It began with some chatter about a new full-frame mirrorless camera from Nikon, followed by a few shadowy glimpses and then confirmation that the company intended to release not one, but two models. Now Nikon has confirmed a September release for the Z 7, followed by the Z 6 in November.
The Nikon Z 6 and Z 7 full-frame mirrorless cameras are built around a brand new BSI FX format CMOS sensor, with integrated focal-plane phase-detection AF pixels, and Nikon's Expeed 6 image processor.
This translates to 45.7 effective megapixels for the Z 7, a standard ISO64 - 25,600 range that can be expanded down to ISO34 and up to ISO102,400, and 9 frames per second (fps) continuous shooting. The cheaper Z 6 manages 24.5 effective megapixels but has been treated to improved low light performance with an ISO range from 100 to 51,200, which can go down to ISO50 and up to ISP204,800, and 12 fps continuous shooting.
Both cameras also sport a new FX format large diameter lens mount, which means a bunch of new Z mount lenses to buy into, including what's said to be the fastest lens in Nikon's history at F0.951. F mount owners will be able to use existing glass though, courtesy of an adapter.
Nikon has given the Z 7 493 focus points to play with, while the Z 6 gets 273. The hybrid AF system makes use of an algorithm specifically developed for the new FX sensor, auto switching between phase-detection AF and contrast-detect AF for the promise of fast, quiet and accurate autofocus when combined with the new Nikkor Z lenses. In-camera vibration reduction technology is present for five stop shake reduction along five axes.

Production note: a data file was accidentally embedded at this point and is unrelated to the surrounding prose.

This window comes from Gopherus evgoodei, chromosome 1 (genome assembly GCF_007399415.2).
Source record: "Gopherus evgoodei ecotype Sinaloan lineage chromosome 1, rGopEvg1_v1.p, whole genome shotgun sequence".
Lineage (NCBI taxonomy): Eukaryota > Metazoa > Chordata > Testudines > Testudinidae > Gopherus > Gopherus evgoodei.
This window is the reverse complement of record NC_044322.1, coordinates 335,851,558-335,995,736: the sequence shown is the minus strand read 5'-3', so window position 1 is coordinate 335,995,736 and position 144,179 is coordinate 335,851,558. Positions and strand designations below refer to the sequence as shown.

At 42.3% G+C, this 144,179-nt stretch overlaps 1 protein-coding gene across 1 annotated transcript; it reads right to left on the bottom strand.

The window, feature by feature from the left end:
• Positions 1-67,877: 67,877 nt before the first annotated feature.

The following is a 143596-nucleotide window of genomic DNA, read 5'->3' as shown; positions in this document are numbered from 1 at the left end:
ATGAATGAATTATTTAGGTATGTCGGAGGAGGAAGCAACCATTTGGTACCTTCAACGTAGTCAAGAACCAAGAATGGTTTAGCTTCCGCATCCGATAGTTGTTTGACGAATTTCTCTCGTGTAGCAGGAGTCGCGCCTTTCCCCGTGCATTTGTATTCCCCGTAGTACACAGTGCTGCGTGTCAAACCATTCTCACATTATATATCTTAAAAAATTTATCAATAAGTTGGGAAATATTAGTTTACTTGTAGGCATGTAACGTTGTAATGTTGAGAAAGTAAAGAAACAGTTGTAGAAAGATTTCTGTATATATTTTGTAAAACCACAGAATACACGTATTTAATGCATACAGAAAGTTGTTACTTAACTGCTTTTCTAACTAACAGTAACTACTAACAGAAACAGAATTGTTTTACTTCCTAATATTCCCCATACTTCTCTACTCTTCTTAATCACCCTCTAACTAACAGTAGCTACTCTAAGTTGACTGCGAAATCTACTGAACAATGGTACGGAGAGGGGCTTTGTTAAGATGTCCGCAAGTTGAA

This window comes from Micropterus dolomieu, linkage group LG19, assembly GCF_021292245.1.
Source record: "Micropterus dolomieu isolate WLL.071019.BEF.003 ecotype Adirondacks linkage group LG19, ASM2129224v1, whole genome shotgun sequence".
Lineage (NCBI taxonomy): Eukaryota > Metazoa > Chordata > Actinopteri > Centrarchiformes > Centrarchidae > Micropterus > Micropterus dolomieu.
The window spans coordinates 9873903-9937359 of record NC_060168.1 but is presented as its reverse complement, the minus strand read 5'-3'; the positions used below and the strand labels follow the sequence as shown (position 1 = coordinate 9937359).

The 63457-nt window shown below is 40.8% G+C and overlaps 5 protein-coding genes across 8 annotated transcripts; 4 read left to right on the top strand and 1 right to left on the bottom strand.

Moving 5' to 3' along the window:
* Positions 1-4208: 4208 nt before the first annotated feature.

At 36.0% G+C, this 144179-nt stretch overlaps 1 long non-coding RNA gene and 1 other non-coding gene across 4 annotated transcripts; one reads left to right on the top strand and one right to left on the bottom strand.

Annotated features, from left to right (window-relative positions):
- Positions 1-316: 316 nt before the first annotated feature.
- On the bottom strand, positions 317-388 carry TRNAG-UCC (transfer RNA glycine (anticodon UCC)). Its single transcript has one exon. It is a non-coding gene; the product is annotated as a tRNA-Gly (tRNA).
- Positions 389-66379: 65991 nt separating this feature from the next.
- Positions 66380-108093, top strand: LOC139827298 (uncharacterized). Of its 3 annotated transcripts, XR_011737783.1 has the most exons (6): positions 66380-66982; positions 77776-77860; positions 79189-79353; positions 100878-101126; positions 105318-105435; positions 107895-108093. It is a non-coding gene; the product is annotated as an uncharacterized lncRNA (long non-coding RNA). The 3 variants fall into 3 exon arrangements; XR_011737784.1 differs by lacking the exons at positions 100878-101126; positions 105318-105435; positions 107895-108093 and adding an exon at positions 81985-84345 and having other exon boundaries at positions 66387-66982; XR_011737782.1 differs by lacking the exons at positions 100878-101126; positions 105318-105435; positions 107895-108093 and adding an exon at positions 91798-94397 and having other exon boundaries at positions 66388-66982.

Both the Z 6 and Z 7 can record full-frame 4K (3,840 x 2,160) video at 30 fps with full pixel readout, or 120 fps in Full HD mode, and can output 10-bit N-Log video over HDMI for "extensive color depth and twelve-stop, 1,300 percent dynamic range to record a wealth of tone information from highlights and shadows for more effective color grading." The Z 7 is also reported capable of capturing 8K time-lapse movies.
One of the advantages of mirrorless cameras over their DSLR siblings is a relatively compact body, and the new Z cameras are no exception. The magnesium alloy body measures 5.3 x 4 x 2.7 in (134 x 100.5 x 67.5 mm) and offers the same level of splash- and dust-resistance as the mighty D850 DSLR.
Autofocus, exposure compensation and ISO controls are situated within easy reach of the grip, and there's a display panel to the top for quickly reviewing camera settings. The cameras have a 3.69 million dot OLED viewfinder around back, with full frame coverage and 0.8x magnification, and a 3.2-inch, 2.1 million dot tilting touchscreen panel.
Silent shooting nixes shake and noise caused by the shutter release, useful for those times when the photographer should neither be seen or heard (such as weddings and interviews), and there's Bluetooth 4.2 and 802.11ac Wi-Fi cooked in for wireless content sharing and remote operation.
The Nikon Z 7 is due for release on September 27 for a suggested body only price of US$3,399.85, or $3,999.95 with a Nikkor Z 24-70 F4 S lens in the box too. The Z 6 will follow in late November and will cost $1,995.95 for the body only or $2,599.95 with the same kit lens as the Z 7.
The new Z cameras certainly look pretty darn good on paper, and are sure to occupy commanding positions in the mirrorless market upon release. But the rumor mill is already suggesting that Canon will soon be outing a full-frame mirrorless camera of its own, which should make things very interesting indeed.
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